A precocious child, Sándor Weöres (1913-1989) read everything he could get his hands on, including books on China, India and Africa, which was unusual at the time as studies were focussed exclusively on Europe. Taoism, Indian philosophy and European mysticism were defining experiences for the young Weöres (later on, he translated the Tao Te King into Hungarian). His poems were already published when he was 16, and very soon he became a regular contributor to the leading literary magazine, the legendary Nyugat.
From the beginning, critics were baffled by his formal and linguistic experimentation, since the long-standing expectation for Hungarian poets was to voice social and political concerns. Weöres, however, "wanted to find something which could not be expressed in any other way, in any other language other than that of poetry – something which did not exist outside poetry," as Zoltán Kenyeres writes.*
In the first half of the 1940s, he found it – at least this is what he claims in a letter dating from 1943: "at last I have discovered the content that cannot be divorced from the form... the content is not contained in the logical sequence but in the flash-like recognition of a rapport between ideas and in the harmony of their overtones." At a time when ideologies were rife and many of them performed poorly, the "unremitting quest and pursuit of the human ideal" may have become the last refuge of European man, Weöres seems to suggest. The land of art is that of possibility rather than reality, he argues, or rather, it describes a level of reality beneath the troubled surface. It is this deeper reality that emanates from Weöres’s poetry, serene yet playful.
In the 40s he experimented with automatic writing, creating nonsensical poems completely devoid of any semantic meaning, then ’translating’ them with several differing contents. (He also translated nonsense poems by Edward Lear and Lewis Carroll.)
After the Communist takeover in 1949, poets were expected to write social realist poems and write panegyrics to the new regime. Although the literary elite recognized his unusual gifts, he was labeled a ’nihilist’ by cultural politicians, since most of his poems contained no political message. In the late 1950s and early 1960s he was not allowed to publish his poetry, yet his creativity did not cease: he wrote several of his long mythical poems in the 50s, probably influenced by Eliot’s Waste Land that he translated during those years.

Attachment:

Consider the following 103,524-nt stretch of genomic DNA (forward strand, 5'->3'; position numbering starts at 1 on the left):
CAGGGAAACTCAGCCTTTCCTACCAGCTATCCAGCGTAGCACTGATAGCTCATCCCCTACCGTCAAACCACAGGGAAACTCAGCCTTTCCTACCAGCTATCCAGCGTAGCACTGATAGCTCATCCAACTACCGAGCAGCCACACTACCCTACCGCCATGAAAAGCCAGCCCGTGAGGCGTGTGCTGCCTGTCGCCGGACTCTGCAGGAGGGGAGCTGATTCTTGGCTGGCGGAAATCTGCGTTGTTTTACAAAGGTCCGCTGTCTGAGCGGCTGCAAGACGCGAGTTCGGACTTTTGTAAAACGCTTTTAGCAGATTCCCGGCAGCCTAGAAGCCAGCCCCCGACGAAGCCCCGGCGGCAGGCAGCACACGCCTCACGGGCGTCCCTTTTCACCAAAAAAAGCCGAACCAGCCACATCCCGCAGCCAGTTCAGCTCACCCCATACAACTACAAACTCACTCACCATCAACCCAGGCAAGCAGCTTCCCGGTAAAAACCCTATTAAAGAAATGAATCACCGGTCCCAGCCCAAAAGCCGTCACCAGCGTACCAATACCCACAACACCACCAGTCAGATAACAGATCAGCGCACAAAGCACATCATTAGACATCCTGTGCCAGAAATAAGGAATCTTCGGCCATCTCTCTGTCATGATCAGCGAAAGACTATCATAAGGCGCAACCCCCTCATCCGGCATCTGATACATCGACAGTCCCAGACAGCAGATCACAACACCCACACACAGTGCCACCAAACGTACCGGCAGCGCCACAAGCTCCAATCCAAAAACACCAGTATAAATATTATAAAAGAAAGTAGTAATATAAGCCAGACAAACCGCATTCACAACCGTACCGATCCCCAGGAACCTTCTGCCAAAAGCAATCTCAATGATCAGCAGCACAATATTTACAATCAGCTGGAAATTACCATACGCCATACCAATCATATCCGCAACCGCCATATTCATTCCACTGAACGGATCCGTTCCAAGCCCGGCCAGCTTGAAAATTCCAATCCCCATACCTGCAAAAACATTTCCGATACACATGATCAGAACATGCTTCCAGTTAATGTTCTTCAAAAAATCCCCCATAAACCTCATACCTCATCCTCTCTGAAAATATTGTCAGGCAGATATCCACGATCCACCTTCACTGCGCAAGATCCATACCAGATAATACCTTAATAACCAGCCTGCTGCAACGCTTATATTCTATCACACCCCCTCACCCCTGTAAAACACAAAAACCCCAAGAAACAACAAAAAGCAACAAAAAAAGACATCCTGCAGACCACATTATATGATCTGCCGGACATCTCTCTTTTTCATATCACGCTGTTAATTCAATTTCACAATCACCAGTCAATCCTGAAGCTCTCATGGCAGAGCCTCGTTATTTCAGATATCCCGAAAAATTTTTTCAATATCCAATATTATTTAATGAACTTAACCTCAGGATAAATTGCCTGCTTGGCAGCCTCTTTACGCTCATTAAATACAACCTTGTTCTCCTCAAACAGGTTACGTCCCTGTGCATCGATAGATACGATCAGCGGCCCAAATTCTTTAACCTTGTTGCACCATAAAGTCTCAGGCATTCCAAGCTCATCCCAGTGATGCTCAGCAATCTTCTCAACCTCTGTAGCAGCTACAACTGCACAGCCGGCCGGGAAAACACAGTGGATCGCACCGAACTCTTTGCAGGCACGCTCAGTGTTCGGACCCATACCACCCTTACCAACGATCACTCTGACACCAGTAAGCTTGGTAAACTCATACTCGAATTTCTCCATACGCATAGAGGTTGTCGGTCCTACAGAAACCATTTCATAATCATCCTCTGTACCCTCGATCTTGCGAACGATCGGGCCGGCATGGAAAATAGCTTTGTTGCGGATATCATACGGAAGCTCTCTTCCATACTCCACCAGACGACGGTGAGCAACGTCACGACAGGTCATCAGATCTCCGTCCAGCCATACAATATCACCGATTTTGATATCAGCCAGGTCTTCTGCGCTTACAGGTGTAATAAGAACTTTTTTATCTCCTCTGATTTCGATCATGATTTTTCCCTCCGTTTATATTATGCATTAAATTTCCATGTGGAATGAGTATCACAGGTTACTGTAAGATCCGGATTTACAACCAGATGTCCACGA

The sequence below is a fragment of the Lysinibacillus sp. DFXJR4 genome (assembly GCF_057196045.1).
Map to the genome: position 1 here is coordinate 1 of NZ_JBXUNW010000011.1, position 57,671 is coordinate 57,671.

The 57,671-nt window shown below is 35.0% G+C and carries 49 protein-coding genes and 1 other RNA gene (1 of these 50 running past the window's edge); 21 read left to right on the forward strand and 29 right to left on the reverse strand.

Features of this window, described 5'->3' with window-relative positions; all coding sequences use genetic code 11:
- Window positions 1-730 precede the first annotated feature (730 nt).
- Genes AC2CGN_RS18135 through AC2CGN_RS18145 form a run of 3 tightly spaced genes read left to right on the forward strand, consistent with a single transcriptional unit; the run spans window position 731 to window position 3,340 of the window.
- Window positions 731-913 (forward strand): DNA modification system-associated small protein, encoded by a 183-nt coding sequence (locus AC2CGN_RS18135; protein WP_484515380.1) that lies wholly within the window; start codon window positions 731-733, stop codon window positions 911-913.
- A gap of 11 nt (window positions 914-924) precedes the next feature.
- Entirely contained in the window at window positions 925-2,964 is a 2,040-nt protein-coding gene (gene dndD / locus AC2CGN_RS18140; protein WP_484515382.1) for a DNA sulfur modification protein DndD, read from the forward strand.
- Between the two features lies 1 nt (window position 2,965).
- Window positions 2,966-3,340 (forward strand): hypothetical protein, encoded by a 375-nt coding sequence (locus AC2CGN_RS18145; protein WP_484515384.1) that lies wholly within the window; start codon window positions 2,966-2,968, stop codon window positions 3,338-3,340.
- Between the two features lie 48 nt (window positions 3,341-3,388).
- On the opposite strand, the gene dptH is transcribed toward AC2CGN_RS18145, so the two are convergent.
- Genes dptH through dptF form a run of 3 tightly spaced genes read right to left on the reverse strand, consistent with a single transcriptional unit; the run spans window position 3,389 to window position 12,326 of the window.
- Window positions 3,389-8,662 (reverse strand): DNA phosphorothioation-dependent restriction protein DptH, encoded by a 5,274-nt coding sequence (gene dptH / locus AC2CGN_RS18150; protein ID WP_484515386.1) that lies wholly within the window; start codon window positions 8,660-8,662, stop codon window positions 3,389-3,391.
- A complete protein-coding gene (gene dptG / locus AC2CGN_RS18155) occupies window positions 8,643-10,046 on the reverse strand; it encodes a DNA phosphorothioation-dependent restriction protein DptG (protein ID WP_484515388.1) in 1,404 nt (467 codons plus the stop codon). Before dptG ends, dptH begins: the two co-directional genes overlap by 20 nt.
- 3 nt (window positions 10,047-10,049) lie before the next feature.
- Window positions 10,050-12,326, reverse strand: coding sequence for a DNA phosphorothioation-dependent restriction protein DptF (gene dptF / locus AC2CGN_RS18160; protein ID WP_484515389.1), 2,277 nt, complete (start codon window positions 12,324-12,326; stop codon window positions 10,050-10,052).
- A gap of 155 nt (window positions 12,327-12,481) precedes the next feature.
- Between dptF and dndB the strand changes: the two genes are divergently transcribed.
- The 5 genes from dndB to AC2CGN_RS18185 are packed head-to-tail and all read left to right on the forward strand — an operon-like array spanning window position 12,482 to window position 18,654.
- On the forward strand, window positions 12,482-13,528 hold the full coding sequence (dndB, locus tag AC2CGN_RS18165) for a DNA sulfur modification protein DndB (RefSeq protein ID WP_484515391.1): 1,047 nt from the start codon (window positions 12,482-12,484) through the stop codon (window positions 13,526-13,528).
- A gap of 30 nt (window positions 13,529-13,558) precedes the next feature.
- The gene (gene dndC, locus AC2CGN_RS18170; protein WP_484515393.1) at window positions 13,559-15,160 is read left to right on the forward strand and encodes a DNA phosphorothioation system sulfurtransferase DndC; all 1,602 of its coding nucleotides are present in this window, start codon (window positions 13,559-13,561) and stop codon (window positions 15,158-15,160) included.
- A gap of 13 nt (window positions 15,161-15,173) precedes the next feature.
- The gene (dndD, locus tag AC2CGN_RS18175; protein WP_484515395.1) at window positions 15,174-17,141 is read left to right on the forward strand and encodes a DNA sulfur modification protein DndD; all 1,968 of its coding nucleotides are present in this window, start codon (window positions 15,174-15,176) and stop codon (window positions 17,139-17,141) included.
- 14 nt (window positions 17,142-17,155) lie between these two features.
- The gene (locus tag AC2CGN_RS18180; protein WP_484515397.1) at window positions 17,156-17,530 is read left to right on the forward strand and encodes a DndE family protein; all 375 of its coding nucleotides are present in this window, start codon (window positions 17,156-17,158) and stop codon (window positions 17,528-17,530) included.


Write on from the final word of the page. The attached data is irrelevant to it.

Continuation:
That was also when he started to write nursery rhymes. Unfortunately, his nursery rhymes – happily recited by Hungarian kindergarten kids of several generations – are the hardest to translate. As Tibor Kardos writes, Weöres "commands the spirit of the Hungarian language as Tolstoy did the spirit of Russian villages, the secret of both being their capacity for identification."
Although Weöres was never a favourite of the Communist regime, his Collected Writings were published in 1970 as the regime started to relax, and in 1972 he was awarded the most prestigious art prize, the Kossuth Prize. He continued to experiment, and in 1972 he published Psyche, a volume of poems, prose and various ’documents’ in which he created a fictitious poetess from the beginning of the 19th century, completely recreating the language, style and manners of the period. Psyche was made into a film by Gábor Bódy (Narcissus and Psyche, 1980).
Weöres's poetry also inspired composers like György Ligeti and Péter Eötvös. Many of his poems exist in English translation by some distinguished translators, including Scottish poet and translator Edwin Morgan (Sándor Weöres – Ferenc Juhász: Selected Poems, trans. E. Morgan, Penguin Modern European Poets, 1970; and Eternal Moment. Selected Poems, trans. William Jay Smith, Edwin Morgan and Alan Dixon. London: Anvil Press Poetry, Budapest: Corvina, St Paul, Minn.: New Rivers Press, 1988).
*All quotations are from Zoltán Kenyeres's essay in The Hungarian Quarterly, 1984/93.